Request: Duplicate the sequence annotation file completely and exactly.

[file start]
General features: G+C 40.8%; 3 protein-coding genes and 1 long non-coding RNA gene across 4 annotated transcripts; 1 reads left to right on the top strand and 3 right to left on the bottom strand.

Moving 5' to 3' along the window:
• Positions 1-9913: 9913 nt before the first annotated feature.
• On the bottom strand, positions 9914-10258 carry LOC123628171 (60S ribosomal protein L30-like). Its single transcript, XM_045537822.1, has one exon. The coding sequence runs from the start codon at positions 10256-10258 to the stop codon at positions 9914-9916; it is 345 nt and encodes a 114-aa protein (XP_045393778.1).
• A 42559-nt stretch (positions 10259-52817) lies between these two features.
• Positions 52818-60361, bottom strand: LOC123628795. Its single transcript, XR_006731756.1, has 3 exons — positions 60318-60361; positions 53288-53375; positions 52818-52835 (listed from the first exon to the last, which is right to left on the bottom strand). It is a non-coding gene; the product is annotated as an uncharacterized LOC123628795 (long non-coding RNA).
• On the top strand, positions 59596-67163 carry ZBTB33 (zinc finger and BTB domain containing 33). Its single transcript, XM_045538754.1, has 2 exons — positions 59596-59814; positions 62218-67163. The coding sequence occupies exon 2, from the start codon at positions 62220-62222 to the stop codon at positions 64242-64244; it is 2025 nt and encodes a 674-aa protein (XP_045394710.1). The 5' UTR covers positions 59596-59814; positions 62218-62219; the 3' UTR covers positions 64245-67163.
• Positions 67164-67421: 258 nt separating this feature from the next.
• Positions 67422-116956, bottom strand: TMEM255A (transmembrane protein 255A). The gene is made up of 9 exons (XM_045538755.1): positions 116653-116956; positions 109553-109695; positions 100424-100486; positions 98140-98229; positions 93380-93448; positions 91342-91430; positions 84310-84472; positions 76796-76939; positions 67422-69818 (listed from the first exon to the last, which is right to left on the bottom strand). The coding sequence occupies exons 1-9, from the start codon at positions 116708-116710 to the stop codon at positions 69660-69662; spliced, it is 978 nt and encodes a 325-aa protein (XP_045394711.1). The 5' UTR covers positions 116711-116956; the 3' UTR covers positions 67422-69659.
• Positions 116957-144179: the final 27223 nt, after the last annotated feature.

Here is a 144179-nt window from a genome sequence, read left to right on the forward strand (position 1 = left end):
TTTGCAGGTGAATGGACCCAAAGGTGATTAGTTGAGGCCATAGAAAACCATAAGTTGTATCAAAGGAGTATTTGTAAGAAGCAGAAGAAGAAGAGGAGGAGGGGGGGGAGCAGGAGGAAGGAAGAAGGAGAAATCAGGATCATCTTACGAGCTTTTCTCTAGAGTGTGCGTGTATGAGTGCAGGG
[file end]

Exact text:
General features: G+C 40.8%; 3 protein-coding genes and 1 long non-coding RNA gene across 4 annotated transcripts; 1 reads left to right on the top strand and 3 right to left on the bottom strand.

Moving 5' to 3' along the window:
• Positions 1-9913: 9913 nt before the first annotated feature.
• On the bottom strand, positions 9914-10258 carry LOC123628171 (60S ribosomal protein L30-like). Its single transcript, XM_045537822.1, has one exon. The coding sequence runs from the start codon at positions 10256-10258 to the stop codon at positions 9914-9916; it is 345 nt and encodes a 114-aa protein (XP_045393778.1).
• A 42559-nt stretch (positions 10259-52817) lies between these two features.
• Positions 52818-60361, bottom strand: LOC123628795. Its single transcript, XR_006731756.1, has 3 exons — positions 60318-60361; positions 53288-53375; positions 52818-52835 (listed from the first exon to the last, which is right to left on the bottom strand). It is a non-coding gene; the product is annotated as an uncharacterized LOC123628795 (long non-coding RNA).
• On the top strand, positions 59596-67163 carry ZBTB33 (zinc finger and BTB domain containing 33). Its single transcript, XM_045538754.1, has 2 exons — positions 59596-59814; positions 62218-67163. The coding sequence occupies exon 2, from the start codon at positions 62220-62222 to the stop codon at positions 64242-64244; it is 2025 nt and encodes a 674-aa protein (XP_045394710.1). The 5' UTR covers positions 59596-59814; positions 62218-62219; the 3' UTR covers positions 64245-67163.
• Positions 67164-67421: 258 nt separating this feature from the next.
• Positions 67422-116956, bottom strand: TMEM255A (transmembrane protein 255A). The gene is made up of 9 exons (XM_045538755.1): positions 116653-116956; positions 109553-109695; positions 100424-100486; positions 98140-98229; positions 93380-93448; positions 91342-91430; positions 84310-84472; positions 76796-76939; positions 67422-69818 (listed from the first exon to the last, which is right to left on the bottom strand). The coding sequence occupies exons 1-9, from the start codon at positions 116708-116710 to the stop codon at positions 69660-69662; spliced, it is 978 nt and encodes a 325-aa protein (XP_045394711.1). The 5' UTR covers positions 116711-116956; the 3' UTR covers positions 67422-69659.
• Positions 116957-144179: the final 27223 nt, after the last annotated feature.

Here is a 144179-nt window from a genome sequence, read left to right on the forward strand (position 1 = left end):
TTTGCAGGTGAATGGACCCAAAGGTGATTAGTTGAGGCCATAGAAAACCATAAGTTGTATCAAAGGAGTATTTGTAAGAAGCAGAAGAAGAAGAGGAGGAGGGGGGGGAGCAGGAGGAAGGAAGAAGGAGAAATCAGGATCATCTTACGAGCTTTTCTCTAGAGTGTGCGTGTATGAGTGCAGGG